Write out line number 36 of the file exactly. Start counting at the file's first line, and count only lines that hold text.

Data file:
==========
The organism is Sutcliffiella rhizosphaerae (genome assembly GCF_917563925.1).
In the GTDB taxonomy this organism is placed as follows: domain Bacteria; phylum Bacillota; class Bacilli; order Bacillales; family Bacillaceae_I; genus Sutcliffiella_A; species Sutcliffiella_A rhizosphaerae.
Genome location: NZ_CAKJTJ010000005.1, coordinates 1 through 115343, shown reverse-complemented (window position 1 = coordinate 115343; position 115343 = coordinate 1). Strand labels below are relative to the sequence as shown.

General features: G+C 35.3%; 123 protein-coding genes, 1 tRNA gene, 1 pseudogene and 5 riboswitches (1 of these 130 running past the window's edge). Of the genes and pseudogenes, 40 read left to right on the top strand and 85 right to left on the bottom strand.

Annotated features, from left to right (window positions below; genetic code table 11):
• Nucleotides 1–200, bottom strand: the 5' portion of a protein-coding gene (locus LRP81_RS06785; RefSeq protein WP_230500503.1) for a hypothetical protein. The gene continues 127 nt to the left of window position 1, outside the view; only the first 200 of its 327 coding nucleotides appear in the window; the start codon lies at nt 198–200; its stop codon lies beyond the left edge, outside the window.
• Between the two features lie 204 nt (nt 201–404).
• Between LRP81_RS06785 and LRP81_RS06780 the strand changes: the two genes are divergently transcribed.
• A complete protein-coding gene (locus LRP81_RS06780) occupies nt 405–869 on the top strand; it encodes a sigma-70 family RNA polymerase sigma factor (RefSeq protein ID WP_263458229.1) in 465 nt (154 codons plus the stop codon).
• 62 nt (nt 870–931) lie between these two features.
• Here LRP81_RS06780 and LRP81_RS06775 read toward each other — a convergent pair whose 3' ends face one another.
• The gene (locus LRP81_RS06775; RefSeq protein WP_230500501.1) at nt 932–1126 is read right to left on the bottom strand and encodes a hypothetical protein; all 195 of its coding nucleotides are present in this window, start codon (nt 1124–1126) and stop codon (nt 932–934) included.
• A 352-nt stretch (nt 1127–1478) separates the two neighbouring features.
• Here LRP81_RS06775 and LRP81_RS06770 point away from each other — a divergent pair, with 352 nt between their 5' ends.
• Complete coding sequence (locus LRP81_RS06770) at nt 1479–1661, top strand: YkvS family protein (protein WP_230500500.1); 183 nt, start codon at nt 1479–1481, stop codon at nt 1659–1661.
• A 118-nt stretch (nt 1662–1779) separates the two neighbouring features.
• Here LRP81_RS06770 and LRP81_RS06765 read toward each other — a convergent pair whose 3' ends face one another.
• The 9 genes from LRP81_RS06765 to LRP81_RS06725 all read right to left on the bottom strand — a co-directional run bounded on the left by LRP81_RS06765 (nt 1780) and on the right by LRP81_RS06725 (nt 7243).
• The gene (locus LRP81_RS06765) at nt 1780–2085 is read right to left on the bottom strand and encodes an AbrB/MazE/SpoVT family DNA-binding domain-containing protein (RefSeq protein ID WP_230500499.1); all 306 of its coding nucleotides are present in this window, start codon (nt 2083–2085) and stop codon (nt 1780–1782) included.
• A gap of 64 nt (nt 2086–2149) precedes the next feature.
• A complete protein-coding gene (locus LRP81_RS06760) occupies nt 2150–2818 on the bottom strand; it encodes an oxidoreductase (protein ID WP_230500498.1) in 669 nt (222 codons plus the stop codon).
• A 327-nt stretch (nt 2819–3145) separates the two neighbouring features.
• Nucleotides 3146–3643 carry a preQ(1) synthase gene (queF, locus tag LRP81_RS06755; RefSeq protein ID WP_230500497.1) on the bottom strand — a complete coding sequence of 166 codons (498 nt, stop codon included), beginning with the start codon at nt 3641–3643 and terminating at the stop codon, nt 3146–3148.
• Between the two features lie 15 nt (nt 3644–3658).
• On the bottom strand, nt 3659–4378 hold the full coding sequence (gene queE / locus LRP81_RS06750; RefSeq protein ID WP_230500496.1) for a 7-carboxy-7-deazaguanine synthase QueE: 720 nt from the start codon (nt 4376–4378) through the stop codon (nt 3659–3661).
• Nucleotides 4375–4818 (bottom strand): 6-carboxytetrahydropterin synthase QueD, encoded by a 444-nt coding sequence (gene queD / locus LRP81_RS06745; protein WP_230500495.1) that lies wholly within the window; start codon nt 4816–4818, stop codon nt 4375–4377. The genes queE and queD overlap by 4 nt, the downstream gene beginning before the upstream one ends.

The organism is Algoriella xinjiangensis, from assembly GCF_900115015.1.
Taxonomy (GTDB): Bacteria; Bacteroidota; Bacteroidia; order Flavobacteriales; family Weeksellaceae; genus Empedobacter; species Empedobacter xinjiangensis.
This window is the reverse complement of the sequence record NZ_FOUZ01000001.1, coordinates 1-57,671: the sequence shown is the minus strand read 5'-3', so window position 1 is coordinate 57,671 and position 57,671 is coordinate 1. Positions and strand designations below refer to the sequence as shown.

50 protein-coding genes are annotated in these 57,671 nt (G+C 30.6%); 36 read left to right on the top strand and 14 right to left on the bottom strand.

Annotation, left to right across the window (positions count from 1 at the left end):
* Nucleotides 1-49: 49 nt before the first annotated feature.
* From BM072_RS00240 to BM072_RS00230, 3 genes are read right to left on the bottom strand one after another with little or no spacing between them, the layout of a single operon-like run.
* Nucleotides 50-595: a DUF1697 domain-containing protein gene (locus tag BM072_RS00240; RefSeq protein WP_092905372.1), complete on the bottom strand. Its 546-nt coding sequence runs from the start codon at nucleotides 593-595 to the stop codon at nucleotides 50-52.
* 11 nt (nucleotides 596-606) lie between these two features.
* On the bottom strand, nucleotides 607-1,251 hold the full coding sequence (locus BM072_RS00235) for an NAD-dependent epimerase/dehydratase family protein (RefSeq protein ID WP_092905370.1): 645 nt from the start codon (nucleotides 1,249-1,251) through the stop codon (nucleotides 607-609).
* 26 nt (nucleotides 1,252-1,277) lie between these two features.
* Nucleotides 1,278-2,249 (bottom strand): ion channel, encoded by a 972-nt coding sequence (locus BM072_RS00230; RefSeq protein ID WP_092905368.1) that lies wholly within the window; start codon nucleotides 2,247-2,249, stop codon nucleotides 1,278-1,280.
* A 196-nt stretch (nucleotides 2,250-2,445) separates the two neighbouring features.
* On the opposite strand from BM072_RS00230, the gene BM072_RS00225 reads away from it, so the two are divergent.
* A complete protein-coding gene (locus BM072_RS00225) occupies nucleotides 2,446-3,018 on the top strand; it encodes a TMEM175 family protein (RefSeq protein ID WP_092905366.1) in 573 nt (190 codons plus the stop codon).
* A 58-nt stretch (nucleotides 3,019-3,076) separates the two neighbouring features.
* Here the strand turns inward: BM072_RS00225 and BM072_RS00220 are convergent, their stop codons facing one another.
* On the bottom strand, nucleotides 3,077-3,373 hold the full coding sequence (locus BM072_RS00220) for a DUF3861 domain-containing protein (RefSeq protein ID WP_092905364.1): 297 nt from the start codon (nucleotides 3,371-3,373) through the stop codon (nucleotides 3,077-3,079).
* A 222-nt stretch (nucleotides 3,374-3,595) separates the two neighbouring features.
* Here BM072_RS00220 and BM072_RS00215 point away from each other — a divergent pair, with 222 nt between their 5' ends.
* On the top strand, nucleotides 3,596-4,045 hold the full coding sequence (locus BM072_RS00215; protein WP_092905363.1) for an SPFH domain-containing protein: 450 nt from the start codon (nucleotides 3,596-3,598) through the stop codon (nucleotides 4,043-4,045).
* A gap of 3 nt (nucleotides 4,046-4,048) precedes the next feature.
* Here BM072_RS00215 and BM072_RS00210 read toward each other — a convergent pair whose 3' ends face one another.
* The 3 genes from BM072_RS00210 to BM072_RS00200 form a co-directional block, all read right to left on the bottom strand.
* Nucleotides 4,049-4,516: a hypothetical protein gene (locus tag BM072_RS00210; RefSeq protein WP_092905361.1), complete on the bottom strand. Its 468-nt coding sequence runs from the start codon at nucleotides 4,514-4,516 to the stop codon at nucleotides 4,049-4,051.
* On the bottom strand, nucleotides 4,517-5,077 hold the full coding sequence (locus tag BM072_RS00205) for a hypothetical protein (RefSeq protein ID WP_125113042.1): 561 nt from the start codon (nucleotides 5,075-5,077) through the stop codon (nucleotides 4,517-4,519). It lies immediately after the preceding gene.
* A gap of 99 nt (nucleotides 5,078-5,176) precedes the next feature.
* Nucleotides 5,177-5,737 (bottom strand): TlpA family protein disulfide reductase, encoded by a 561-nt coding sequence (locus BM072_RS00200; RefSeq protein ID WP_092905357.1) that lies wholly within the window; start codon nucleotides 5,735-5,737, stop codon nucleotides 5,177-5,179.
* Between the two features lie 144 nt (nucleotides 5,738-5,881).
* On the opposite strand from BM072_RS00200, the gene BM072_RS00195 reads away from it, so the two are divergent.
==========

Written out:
* On the bottom strand, nucleotides 607-1,251 hold the full coding sequence (locus BM072_RS00235) for an NAD-dependent epimerase/dehydratase family protein (RefSeq protein ID WP_092905370.1): 645 nt from the start codon (nucleotides 1,249-1,251) through the stop codon (nucleotides 607-609).